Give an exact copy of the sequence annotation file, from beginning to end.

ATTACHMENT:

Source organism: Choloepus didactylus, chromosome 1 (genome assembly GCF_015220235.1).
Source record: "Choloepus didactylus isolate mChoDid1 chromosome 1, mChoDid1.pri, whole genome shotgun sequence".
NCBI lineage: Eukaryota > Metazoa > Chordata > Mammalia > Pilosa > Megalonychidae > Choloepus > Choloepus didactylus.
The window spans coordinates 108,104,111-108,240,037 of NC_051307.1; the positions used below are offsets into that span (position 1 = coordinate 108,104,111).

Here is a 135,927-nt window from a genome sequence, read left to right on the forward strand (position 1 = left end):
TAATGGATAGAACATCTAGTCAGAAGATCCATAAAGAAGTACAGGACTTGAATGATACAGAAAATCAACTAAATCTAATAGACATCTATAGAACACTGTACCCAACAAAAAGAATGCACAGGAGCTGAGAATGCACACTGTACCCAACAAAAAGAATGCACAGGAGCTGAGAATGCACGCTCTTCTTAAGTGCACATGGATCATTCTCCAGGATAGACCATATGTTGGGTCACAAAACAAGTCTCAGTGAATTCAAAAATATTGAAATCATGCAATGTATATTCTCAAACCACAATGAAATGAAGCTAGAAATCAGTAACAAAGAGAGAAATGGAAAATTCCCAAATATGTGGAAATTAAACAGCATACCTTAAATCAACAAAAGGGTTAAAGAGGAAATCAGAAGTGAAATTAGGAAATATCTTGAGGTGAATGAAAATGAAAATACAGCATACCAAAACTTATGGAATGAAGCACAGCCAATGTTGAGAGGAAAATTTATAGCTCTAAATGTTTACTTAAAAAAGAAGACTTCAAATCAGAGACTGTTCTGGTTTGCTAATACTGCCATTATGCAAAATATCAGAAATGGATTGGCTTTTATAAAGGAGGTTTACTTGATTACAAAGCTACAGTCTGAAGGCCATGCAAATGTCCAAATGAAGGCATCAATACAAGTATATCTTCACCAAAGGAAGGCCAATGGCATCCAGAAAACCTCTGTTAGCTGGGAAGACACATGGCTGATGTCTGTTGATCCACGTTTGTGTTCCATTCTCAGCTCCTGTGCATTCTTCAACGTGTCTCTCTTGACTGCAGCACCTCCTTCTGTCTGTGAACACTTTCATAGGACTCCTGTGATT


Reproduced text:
Source organism: Choloepus didactylus, chromosome 1 (genome assembly GCF_015220235.1).
Source record: "Choloepus didactylus isolate mChoDid1 chromosome 1, mChoDid1.pri, whole genome shotgun sequence".
NCBI lineage: Eukaryota > Metazoa > Chordata > Mammalia > Pilosa > Megalonychidae > Choloepus > Choloepus didactylus.
The window spans coordinates 108,104,111-108,240,037 of NC_051307.1; the positions used below are offsets into that span (position 1 = coordinate 108,104,111).

Here is a 135,927-nt window from a genome sequence, read left to right on the forward strand (position 1 = left end):
TAATGGATAGAACATCTAGTCAGAAGATCCATAAAGAAGTACAGGACTTGAATGATACAGAAAATCAACTAAATCTAATAGACATCTATAGAACACTGTACCCAACAAAAAGAATGCACAGGAGCTGAGAATGCACACTGTACCCAACAAAAAGAATGCACAGGAGCTGAGAATGCACGCTCTTCTTAAGTGCACATGGATCATTCTCCAGGATAGACCATATGTTGGGTCACAAAACAAGTCTCAGTGAATTCAAAAATATTGAAATCATGCAATGTATATTCTCAAACCACAATGAAATGAAGCTAGAAATCAGTAACAAAGAGAGAAATGGAAAATTCCCAAATATGTGGAAATTAAACAGCATACCTTAAATCAACAAAAGGGTTAAAGAGGAAATCAGAAGTGAAATTAGGAAATATCTTGAGGTGAATGAAAATGAAAATACAGCATACCAAAACTTATGGAATGAAGCACAGCCAATGTTGAGAGGAAAATTTATAGCTCTAAATGTTTACTTAAAAAAGAAGACTTCAAATCAGAGACTGTTCTGGTTTGCTAATACTGCCATTATGCAAAATATCAGAAATGGATTGGCTTTTATAAAGGAGGTTTACTTGATTACAAAGCTACAGTCTGAAGGCCATGCAAATGTCCAAATGAAGGCATCAATACAAGTATATCTTCACCAAAGGAAGGCCAATGGCATCCAGAAAACCTCTGTTAGCTGGGAAGACACATGGCTGATGTCTGTTGATCCACGTTTGTGTTCCATTCTCAGCTCCTGTGCATTCTTCAACGTGTCTCTCTTGACTGCAGCACCTCCTTCTGTCTGTGAACACTTTCATAGGACTCCTGTGATT